Coma Berenicids (COM)

The Coma Berenicids (COM) are active from a radiant located at 11:48 (177) +18. This position actually lies in eastern Leo, 3 degrees north of the second magnitude star Denebola (Beta Leonis). These meteors are best seen near 0600 LST when the radiant lies highest above the horizon. This shower peaked on December 16th so current rates would be ~1 per hour no matter your location. At 65 km/sec. the Coma Berenicids produce mostly swift meteors.

Ursids (URS)

The Ursids (URS) peak on December 22 with an average ZHR of 10. The location of this radiant on that morning is 14:32 (218) +75. This area of the sky is located in southern Ursa Minor, close to the orange second magnitude star Kochab (Beta Ursae Minoris). This area of the sky is circumpolar (never sets) for most of the northern hemisphere. While activity may be seen during the entire night, these meteors are best seen during the last dark hour before dawn when the radiant lies highest above the horizon. Due to the high northern declination (celestial latitude), this shower is not visible to observers located south of the equator. At 33 km/sec. the Ursids will usually produce meteors of medium to slow velocity. To read more on viewing the Ursid shower visit the AMS website at: http://www.amsmeteors.org/showers.html#ursids

As seen from the mid-northern hemisphere (45N) one would expect to see ~15 Sporadic meteors per hour during the last hour before dawn as seen from rural observing sites. Evening rates would be ~2 per hour. As seen from the mid-southern hemisphere (45S), morning rates would be ~12 per hour as seen from rural observing sites and ~2 per hour during the evening hours. Locations between these two extremes would see activity between the listed figures. Evening rates are reduced this week due to moonlight.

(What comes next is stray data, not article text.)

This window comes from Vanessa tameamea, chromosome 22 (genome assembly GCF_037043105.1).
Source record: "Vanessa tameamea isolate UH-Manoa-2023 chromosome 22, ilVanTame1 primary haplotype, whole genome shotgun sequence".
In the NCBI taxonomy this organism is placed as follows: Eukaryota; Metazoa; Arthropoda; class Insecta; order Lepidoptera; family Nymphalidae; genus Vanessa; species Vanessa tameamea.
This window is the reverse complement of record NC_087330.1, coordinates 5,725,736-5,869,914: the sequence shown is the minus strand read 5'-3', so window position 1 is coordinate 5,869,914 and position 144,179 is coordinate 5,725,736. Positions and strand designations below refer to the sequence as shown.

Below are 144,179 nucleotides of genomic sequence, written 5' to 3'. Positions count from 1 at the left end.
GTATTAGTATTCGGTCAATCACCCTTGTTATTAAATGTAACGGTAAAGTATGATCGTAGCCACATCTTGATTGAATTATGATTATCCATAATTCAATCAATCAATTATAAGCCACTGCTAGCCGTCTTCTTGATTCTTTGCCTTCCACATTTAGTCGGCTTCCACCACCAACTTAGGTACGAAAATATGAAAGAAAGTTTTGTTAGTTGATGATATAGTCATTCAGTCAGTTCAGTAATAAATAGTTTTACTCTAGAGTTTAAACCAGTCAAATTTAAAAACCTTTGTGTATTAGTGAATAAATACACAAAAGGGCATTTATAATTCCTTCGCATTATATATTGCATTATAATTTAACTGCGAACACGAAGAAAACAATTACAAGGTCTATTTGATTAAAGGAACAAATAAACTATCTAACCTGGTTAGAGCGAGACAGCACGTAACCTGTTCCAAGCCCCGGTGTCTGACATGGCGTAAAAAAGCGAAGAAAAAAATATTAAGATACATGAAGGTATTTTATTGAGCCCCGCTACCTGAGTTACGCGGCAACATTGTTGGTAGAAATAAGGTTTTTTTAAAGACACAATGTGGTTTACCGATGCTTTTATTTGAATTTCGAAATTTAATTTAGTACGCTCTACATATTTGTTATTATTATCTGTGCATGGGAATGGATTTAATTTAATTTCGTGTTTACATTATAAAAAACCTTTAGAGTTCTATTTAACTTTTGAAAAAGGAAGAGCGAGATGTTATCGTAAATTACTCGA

The table below presents a condensed version of the expected activity this week. Rates and positions are exact for Saturday night/Sunday morning but may be used all week long.

Shower Name                RA     DEC   Vel     Rates
                                        km/s   NH    SH
ANT Antihelions          06h 44m  +23    30     3     2
DLE Dec Leonis Minorids  10h 46m  +31    64     2    <1
COM Coma Berenicids      11h 48m  +18    65    <1    <1
URS Ursids               14h 32m  +75    33    <1     0

RA - Right Ascension
DEC - Declination
Vel - Velocity relative to Earth (in km per sec)
Rates - Rate of visible meteors per hour from a
        dark site
NH - Northern Hemisphere
SH - Southern Hemisphere

Dec 15/16/17/18 Meteors

Meteor rates continue to be elevated. Though the Geminids are now history for 2009, a number of minor showers are displaying an impressive amount of activity. In particular, the December Leonis Minorids are producing between 10 and 25% of the nightly total. It will be interesting to see if this shower remains active over the next few days.

From Bob’s note for the night of Dec 15/16 : “There was scattered cirrus at dusk last night. Conditions were still good enough for video observations. Unfortunately conditions quickly deteriorated and thicker cirrus prevented the recording of any activity between 0400 and 0900 UT (8pm-1am PST). Conditions improved during the remainder of the morning allowing the recording of some activity before dawn arrived.”